The Fredericton Playhouse, Fredericton’s first choice for live performance, recorded another successful season in 2016-17. While the organization saw increased activity levels and high levels of fundraising and participation in community outreach programs, the facility itself is at capacity and is in a progressively deteriorating state.
Playhouse Executive Director Tim Yerxa and Playhouse Board President Susan Holt delivered the non-profit organization’s results in its annual report to Fredericton City Council on Monday. The report showed the Playhouse has had a busy year with 201 days in use, up 14 per cent from the previous season. This usage included 141 performances of 109 different offerings. In total, 50,335 tickets were issued.
Highlights from the 2016-17 season included a successful Friends of the Fredericton Playhouse fundraising campaign, which raised $60,000 to support community programs. The Backstage Bash, the Playhouse’s signature fundraising event, was also a success, raising $8,000 for the organization.
The Playhouse was also proud of the high levels of participation in its Arts are for Everyone program, which seeks to reduce barriers in participating in the performing arts by working in partnership with local agencies, including the Fredericton Food Centre and the Multicultural Association of Fredericton. In total, 405 individuals were able to attend shows or activities through the program.
“We’re pleased to report that we had a successful year,” Holt said. “We continue to see increases in our audience, with nearly a quarter of Fredericton residents attending the Playhouse this past year.” Holt said that 22 per cent of city households held a ticket to a Playhouse event last year. “We’ve seen high levels of satisfaction from our patrons as well – in our recent patron survey, 97 per cent of respondents rated their Playhouse experience very good or excellent.”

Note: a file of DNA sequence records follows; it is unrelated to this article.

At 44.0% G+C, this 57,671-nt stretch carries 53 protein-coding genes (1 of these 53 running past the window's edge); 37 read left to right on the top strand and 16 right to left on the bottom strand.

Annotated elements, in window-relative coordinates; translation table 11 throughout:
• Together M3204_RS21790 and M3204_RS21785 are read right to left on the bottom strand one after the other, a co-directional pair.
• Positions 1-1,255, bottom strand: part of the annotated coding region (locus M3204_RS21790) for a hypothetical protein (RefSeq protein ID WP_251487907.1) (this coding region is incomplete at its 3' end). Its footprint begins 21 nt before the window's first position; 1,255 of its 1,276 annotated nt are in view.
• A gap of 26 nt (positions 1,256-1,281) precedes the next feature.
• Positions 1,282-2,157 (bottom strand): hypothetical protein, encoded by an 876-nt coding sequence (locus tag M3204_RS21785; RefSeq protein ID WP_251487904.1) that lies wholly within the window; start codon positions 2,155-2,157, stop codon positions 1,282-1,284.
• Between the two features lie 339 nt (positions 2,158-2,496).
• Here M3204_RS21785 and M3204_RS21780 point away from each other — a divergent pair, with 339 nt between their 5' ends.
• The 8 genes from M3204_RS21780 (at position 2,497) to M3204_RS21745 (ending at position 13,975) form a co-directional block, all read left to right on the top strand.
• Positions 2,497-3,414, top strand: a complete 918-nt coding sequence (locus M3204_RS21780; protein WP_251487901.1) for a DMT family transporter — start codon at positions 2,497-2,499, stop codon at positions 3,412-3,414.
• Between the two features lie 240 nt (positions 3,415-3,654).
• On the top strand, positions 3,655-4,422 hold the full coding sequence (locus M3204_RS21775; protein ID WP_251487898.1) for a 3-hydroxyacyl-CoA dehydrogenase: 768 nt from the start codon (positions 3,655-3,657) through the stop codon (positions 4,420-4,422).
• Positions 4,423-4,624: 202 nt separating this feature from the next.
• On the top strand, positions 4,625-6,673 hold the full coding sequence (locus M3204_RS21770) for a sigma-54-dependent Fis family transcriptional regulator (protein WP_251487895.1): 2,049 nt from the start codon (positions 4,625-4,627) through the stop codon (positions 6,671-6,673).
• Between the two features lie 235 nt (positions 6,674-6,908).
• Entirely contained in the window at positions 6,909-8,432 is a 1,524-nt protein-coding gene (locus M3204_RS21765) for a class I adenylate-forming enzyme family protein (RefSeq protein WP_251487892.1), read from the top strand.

Although the Fredericton Playhouse operates independently from the City of Fredericton, its mandate to manage and develop the City’s live performance venue is achieved through an operating partnership with the municipality. In his presentation, Yerxa explained that the City’s contribution towards the 53-year-old facility accounts for only 31 per cent of the organization’s budget. “The remainder of our funding comes directly through earned revenues, contributions from individuals, and grants,” he said.
Yerxa noted that working toward the creation of a new regional performing arts centre to replace the existing Playhouse remains a top priority. While the facility is being maintained as best as possible, the building is at the end of its useful life. Last year, the City designated the parking lot behind City Hall as the future location of the new performing arts centre. Yerxa said that replacing the current Playhouse is now an urgent concern.
“Over the past season, the Playhouse experienced two major heating failures within a six-month period,” he said. “It is impossible to predict when an unplanned shutdown due to a system failure could occur. This project remains a top priority for us and for the community we serve, and in the year ahead we hope to gain greater momentum in moving this project forward.”